Anjali came to the Red Door as a refugee claimant from India. She was a college professor with a degree in Zoology. She fled India with her daughter because she was trapped in an abusive relationship.
Born in a very traditional family, I lead a sheltered and protected life and spent my time focused on my studies. Once in my 20’s, my parents sought a husband for me as arranged marriages still remain the norm. I got married and moved to Mumbai.
The trouble started surfacing very early on. I was not allowed to go anywhere on my own. I did not have any friends and family in Mumbai, so I stayed indoors. I did not even have money to go anywhere. My husband and his mother controlled the finances completely. I could not even call my parents. I was so depressed and lonely and miserable. I could not confide in anyone.
Emotional abuse, control, misogyny – these were not things I had to accept. I had to live for my daughter and do everything possible to give her a better life.
My husband and I briefly moved to the US. We had my daughter Maya there. Living there I was exposed to a very different culture and I learned a different way of life. Emotional abuse, control, misogyny – these were not things I had to accept. With my daughter in my life I felt new strength. I had to live for her and do everything possible to give her a better life.
But after five years in the US, my husband decided “we are going back to India”. I knew what it would be like, and I feared things would turn for the worse, but my daughter was just 3 years old at the time, so if I stayed back in the US with her I would have no support, and no family. She was too young and I was not confident that I could make it on my own.
I went back with my husband as I had no choice. I was back to being the domestic servant for he and his family. The very first week, they started at me, complaining about the food, and other little things, things that I used to endure and accept, but because I had seen another way of life in North America, I couldn’t just accept them anymore – I spoke back, and I defended myself. This was not acceptable to him or his mother. He would scream at me and threaten me. His mother was worse. At one point after rebuking one of her insults, she came at me with a rolling pin and started to beat me, my daughter watching from the doorway.
For my daughter’s sake, I could not bear any more of this abuse. I did not want her to witness her mother being screamed at, humiliated, beaten. I took Maya and went back to my parents but they could not support me either. They told me to go back to my husband’s home, saying that I had caused them shame by returning. I felt so isolated. All I wanted was to live with dignity and integrity. He began threatening me on the phone and told me he was coming to take my daughter away. My family wouldn’t help me, and neither would the authorities. My only choice was to flee the country.
I came to Canada with Maya and made a refugee claim at the airport. After getting the documents, the immigration officer gave me information about the Red Door Shelter. Red Door was my first contact in Canada.
It was such a huge blessing. I don’t know what I would have done without the Red Door’s help. I was lost, and needed help with everything. From helping me find an immigration lawyer, getting legal aid, connecting me with the Ontario Works, all of the resources were there. The staff was so empathetic, and were always going out of their way to help me even with the most basic things, like showing me how to use the TTC, or opening up a bank account. Never living on my own before, I felt so safe because there were other women there. I made friends with many of them.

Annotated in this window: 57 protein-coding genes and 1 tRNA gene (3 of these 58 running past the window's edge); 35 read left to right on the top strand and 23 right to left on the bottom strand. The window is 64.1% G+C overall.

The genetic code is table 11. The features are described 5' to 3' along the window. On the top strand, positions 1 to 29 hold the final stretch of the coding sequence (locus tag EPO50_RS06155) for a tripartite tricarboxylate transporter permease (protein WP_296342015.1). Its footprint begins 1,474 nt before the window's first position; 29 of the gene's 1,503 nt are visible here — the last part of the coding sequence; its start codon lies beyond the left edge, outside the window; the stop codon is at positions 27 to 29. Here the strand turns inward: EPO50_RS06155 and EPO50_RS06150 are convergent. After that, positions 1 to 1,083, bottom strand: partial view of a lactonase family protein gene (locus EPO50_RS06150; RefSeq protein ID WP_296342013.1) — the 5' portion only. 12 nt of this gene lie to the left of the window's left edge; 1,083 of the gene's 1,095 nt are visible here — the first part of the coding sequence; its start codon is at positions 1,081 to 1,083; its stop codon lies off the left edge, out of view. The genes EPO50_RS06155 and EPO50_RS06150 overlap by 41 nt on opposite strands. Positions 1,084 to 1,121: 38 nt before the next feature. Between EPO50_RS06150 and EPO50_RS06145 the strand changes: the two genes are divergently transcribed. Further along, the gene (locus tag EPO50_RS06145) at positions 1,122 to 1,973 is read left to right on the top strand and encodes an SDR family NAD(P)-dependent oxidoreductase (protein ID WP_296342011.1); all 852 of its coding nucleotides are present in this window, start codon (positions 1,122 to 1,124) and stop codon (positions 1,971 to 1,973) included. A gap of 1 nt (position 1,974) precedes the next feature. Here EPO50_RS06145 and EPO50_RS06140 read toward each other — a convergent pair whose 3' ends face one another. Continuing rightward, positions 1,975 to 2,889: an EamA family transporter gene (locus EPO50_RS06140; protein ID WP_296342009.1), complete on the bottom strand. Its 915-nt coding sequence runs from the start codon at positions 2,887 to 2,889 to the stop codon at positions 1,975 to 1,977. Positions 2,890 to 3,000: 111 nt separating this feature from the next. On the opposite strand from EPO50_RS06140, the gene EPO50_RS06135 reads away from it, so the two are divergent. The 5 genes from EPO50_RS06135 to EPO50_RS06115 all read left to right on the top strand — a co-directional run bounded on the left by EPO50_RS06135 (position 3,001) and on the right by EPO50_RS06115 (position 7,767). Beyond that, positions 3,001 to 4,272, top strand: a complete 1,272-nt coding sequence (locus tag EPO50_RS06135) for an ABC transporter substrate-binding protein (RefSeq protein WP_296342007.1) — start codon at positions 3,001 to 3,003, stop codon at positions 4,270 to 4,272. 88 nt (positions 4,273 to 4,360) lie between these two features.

My outreach worker helped me find an apartment near the shelter so I could stay close and connected, and they helped me with moving and provided some very good furniture for me. They helped Maya integrate with her new school and provided her with school supplies. We were invited to the Christmas party which was so meaningful because we would have been all alone in a new country with no friends or family during the festive season.
Much to my worst fears, in April 2011 my refugee claim was denied. With no money to pay the lawyers and no legal aid, it was only a matter of time before I would be removed from the country. It was like being diagnosed with cancer and being told I had six months to live. The uncertainty was awful to bear. I was connected with the Barbara Schilfer Clinic, who began working on my case. All the while I was preparing for the inevitable – being deported.
But in January 2012, I finally received the decision that my claim had been accepted. I was so overwhelmed with gratitude. It was like a miracle. After all that I’ve been through, I know that I am now safe, and I can really start a new life in Canada. Since then I have been volunteering with a social service agency in my area, because I want to give back some of the help that I received. I hope to pursue a new career in social services so that I can continue to make a difference in the lives of other women like me.
When Anajli told us she was interested in gaining more experience in the social service sector we connected her to a volunteer opportunity at our shelter. She is now volunteering with our Outreach department helping support newcomers through their immigration process and housing search. We are so glad to have her as part of our team, and to be able to help her reach her new goal.
Learn more about how you can help women like Anjali.